Listed in: Political Science, as POSC-112
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Eleonora Mattiacci (Section 01)
Can countries come together to address the challenges of climate change? And if so, which negotiation techniques are more likely to be successful, and why? Does one solution fit all, or would it be better to rely on different formats for pairs of states? This course employs a diverse set of learning techniques to address these timely questions in international politics. First, we will build on cutting-edge academic research to investigate the mechanisms through which climate change puts each country’s economy and political stability under duress. Then, we will utilize role-playing analysis techniques to have each student embrace the perspective of one key international actor (such as the U.S., the United Nations, China, Ghana, Kenya, the World Bank, etc.) and devise a strategy for that actor to decrease the challenges that climate change poses to its economic and political stability. Finally, we will use simulation techniques to reproduce international negotiations to reduce CO2 emissions. Each student, while representing a key international actor and advancing the national interest of that country, will try to mitigate the impact of climate change on the recurrence of violence and war. The aim of the course is to wrestle with the fundamental contradiction between the global scale that international efforts to tackle climate change require and the region-specific challenges that climate change impose on each country’s economy and political stability.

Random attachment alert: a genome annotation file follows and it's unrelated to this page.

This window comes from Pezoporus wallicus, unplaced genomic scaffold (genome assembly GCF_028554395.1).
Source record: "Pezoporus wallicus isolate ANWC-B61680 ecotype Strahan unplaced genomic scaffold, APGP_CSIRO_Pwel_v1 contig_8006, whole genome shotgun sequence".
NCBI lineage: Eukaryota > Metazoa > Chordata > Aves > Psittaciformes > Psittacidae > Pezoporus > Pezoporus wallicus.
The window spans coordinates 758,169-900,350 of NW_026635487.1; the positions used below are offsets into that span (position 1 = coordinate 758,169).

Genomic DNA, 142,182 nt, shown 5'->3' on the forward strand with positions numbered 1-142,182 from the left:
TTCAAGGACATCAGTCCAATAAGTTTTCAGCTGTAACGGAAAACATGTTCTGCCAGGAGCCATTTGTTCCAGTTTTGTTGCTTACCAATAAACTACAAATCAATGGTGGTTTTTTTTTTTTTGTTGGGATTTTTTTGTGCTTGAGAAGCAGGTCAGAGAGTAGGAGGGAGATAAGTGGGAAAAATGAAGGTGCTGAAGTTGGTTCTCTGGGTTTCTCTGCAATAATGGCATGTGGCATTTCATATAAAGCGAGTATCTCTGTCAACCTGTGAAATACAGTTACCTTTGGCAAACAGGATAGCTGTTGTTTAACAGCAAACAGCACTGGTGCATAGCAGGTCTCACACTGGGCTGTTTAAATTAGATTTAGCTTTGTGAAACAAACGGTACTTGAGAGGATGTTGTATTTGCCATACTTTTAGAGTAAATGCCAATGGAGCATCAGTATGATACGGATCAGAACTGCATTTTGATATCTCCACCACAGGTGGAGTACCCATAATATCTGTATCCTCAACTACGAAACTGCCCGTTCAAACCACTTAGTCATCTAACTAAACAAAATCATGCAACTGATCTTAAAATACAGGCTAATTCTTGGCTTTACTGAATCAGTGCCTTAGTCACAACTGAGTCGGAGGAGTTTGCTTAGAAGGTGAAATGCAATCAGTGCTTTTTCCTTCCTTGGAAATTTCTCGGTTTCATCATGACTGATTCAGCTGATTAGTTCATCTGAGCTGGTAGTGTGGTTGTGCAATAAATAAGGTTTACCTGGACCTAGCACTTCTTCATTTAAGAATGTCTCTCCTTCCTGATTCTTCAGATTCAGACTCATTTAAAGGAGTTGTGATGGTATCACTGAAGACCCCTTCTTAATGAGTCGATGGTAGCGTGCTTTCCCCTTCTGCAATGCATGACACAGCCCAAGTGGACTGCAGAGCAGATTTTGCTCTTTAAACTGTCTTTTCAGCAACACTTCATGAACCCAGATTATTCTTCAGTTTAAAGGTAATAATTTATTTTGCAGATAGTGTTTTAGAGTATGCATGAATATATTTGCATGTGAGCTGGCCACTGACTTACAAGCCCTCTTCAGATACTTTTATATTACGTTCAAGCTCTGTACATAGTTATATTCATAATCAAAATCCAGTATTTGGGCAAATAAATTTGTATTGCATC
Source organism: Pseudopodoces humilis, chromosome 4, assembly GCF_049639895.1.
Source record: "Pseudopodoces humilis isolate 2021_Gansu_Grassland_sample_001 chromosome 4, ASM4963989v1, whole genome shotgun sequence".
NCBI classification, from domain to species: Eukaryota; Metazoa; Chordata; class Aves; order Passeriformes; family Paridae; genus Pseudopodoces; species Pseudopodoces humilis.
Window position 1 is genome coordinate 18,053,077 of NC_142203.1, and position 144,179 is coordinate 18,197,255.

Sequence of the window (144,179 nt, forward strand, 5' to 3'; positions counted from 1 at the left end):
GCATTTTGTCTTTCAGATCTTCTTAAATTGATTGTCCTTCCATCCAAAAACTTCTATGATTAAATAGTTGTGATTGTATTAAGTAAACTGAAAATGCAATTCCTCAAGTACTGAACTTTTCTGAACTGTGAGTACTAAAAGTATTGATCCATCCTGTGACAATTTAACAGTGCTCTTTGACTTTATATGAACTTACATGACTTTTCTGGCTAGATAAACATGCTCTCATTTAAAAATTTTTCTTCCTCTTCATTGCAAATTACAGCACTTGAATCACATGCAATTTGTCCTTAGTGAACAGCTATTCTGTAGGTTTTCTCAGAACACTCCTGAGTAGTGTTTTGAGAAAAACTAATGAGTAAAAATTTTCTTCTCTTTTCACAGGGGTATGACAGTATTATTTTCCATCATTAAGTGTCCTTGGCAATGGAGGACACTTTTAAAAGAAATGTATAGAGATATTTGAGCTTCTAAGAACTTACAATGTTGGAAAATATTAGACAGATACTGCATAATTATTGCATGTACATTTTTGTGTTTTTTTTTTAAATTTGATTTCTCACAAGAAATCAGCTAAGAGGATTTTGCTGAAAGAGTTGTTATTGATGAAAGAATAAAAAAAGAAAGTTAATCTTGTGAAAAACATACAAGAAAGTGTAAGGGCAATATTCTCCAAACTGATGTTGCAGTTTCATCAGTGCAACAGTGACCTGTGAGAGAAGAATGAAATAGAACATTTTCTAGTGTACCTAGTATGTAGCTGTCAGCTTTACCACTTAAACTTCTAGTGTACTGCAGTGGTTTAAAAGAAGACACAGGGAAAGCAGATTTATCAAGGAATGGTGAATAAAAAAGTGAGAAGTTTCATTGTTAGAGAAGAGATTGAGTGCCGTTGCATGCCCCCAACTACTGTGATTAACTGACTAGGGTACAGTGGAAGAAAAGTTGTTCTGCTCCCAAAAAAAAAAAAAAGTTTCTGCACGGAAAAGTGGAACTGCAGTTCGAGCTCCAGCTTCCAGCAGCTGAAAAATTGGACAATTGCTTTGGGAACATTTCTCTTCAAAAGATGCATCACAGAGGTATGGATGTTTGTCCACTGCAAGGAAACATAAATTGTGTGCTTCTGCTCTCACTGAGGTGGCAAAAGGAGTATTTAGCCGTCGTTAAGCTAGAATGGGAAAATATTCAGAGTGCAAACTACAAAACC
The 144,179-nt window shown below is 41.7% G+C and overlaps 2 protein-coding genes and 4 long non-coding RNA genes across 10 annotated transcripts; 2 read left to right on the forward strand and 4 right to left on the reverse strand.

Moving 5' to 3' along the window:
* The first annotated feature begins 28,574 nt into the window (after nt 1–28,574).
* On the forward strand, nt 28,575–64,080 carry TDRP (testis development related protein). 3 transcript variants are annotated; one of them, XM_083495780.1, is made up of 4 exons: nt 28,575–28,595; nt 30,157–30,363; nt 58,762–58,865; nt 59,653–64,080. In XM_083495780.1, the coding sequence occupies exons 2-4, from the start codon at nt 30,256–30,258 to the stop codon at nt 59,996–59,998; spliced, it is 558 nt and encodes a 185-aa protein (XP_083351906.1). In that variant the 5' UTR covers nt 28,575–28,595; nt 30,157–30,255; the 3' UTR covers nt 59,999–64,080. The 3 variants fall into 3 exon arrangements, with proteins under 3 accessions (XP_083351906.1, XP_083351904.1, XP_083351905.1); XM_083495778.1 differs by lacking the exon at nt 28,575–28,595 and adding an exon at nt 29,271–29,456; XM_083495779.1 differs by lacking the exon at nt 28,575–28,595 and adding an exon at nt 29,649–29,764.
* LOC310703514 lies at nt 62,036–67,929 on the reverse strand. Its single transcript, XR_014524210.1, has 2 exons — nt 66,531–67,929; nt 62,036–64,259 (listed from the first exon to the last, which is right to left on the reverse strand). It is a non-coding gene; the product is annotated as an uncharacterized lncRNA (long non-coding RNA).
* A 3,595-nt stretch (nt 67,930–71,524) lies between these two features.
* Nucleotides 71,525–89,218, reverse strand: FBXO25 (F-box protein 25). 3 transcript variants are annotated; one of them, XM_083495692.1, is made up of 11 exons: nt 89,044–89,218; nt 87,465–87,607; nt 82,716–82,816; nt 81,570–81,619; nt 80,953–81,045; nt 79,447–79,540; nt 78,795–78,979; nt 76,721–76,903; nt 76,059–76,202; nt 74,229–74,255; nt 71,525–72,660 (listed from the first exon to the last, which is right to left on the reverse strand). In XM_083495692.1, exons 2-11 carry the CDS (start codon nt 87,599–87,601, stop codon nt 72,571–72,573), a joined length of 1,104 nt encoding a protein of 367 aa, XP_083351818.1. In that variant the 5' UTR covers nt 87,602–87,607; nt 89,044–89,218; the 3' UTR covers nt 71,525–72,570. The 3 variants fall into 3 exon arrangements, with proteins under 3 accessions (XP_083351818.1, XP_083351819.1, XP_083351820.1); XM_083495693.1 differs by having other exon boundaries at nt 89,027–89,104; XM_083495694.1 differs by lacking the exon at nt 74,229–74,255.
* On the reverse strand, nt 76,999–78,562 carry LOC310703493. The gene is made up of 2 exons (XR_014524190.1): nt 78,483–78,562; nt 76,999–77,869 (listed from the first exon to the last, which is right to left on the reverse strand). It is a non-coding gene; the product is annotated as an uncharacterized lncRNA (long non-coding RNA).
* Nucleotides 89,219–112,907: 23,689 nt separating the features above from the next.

Limited to 18 students (10 spots reserved for first-year students). Spring semester. Assistant Professor Mattiacci.
How to handle overenrollment: Preference will be given to freshmen students and Political Science majors.
Students who enroll in this course will likely encounter and be expected to engage in the following intellectual skills, modes of learning, and assessment: Emphasis on written work; emphasis on reading; independent research; oral presentations; group work; quantitative work.